Obstructive uropathy is initiated by a buildup of pressure within the collecting system that is transferred in a retrograde fashion to Bowman’s space of the glomerulus. The increased pressure results in decreased net glomerular filtration pressure across the glomerular capillary wall due to Starling forces (48–50). In the early phase of acute obstructive uropathy (the first 2–3 hours), total renal blood flow actually increases due to enhanced local vasodilatory prostaglandin synthesis (51), and then returns to baseline within 5 hours mediated by the myogenic changes in the afferent artery. Over the first 24 hours, intrarenal production of thromboxane A2 and angiotensin II leads to reductions in intraglomerular blood flow (48,49,51) by causing vasoconstriction of afferent and efferent arterioles. The overall glomerular surface area for filtration is also reduced from mesangial contraction, resulting in a further decrease in glomerular filtration (49). After 24–48 hours, renal blood flow decreases up to 60% as a result of the increase of thromboxane A2 (52) and increased intrarenal pressure. Glomerular filtration decreases even more than renal blood flow, up to an 80% reduction (48,53). Thereafter, the hemodynamic changes remain unchanged in unilateral obstruction with reduced renal blood flow, glomerular plasma flow, tubular pressure, and GFR. Bilateral obstruction only differs from unilateral obstruction in that glomerular plasma flow and glomerular capillary pressure return to normal. Interestingly but unexplained, in unilateral obstruction, the predominant site of glomerular vasoconstriction is the afferent arteriole, and in bilateral obstruction, it is the efferent arteriole. The central role of angiotensin II can be demonstrated by the ability of angiotensin-converting enzyme and other renin-angiotensin system inhibitors to minimize the decline in renal plasma flow and GFR (54). The increased level of angiotensin II also stimulates secretion of TNF-α, resulting in fibrosis and tubular cell apoptosis.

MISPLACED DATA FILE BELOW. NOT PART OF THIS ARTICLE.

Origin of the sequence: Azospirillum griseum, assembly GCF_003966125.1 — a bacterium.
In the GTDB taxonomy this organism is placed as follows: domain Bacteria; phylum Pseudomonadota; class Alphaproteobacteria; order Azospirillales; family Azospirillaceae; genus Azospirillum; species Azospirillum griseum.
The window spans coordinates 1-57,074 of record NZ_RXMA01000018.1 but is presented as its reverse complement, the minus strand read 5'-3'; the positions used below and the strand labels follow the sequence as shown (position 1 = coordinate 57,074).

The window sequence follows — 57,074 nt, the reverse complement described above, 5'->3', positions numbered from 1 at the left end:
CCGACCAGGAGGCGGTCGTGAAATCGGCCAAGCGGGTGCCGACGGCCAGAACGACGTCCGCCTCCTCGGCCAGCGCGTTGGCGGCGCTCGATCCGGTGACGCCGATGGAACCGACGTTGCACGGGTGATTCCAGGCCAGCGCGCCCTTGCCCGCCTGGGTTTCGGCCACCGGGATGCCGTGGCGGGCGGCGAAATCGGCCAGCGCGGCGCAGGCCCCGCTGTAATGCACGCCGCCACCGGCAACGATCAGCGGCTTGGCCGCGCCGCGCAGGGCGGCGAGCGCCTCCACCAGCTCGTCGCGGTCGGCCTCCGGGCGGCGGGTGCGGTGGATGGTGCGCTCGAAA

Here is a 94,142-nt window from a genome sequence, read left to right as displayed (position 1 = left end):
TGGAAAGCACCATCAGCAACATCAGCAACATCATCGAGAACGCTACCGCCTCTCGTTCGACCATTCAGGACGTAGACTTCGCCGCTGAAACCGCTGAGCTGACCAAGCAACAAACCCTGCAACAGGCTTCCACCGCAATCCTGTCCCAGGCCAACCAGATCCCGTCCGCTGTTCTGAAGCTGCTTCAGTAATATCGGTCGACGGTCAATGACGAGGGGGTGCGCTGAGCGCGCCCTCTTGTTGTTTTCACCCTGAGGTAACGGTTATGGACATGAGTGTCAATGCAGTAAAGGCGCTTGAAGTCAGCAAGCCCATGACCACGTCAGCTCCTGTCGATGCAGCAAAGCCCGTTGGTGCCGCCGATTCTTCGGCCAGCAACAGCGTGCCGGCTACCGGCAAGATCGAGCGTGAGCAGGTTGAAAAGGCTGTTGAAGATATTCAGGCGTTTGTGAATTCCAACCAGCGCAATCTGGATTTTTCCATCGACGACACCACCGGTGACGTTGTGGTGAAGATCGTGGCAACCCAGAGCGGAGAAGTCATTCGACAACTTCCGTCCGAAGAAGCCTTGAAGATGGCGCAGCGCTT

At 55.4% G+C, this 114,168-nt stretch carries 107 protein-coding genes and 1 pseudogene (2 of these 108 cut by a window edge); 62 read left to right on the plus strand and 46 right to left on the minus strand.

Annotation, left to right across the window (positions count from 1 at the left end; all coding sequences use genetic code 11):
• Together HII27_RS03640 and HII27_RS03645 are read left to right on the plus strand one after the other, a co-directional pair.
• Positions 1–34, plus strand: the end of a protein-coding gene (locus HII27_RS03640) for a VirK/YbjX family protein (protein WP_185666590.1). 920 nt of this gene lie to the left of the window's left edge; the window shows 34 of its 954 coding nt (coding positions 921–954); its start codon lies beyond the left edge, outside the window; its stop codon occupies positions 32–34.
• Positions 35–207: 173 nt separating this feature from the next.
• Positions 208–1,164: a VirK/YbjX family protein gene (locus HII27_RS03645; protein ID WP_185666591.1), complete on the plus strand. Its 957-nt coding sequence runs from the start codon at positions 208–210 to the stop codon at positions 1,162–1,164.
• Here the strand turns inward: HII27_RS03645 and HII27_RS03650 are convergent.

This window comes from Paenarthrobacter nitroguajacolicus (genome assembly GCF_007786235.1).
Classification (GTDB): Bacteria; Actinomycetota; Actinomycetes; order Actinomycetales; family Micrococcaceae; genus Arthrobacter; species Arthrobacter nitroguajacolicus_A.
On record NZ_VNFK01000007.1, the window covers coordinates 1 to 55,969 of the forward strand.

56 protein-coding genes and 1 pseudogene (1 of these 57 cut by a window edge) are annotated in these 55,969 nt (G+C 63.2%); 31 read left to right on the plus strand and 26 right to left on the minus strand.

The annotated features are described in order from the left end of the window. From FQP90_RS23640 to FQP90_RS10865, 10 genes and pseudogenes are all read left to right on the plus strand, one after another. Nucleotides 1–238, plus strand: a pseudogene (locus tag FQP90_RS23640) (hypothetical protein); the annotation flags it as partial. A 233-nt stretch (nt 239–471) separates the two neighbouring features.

With continued obstruction, there is proximal tubule cell injury, including apical membrane shedding, cell injury, and apoptosis. Although there is an early increase in proximal tubule Na and H2O reabsorption, this is short lived, and Na and H2O reabsorption falls. This is accompanied by renal arteriole and microvascular rarefaction and further reductions in renal blood flow (55). More distal aspects of the nephron basically shut down transport activities with reductions in Na, H2O, Ca, and Mg reabsorption; Na-K-H exchange; and ammonia synthesis and excretion. Hyperchloremic metabolic acidosis occurs as renal acidification is reduced by the inability to excrete ammonium, potassium, and hydrogen, resulting in a distal renal tubular acidosis with hyperkalemia (56,57). This is in large part due to aldosterone deficiency, leading to a reduction in epithelial voltage and the inability to excrete K and H and reabsorb Na.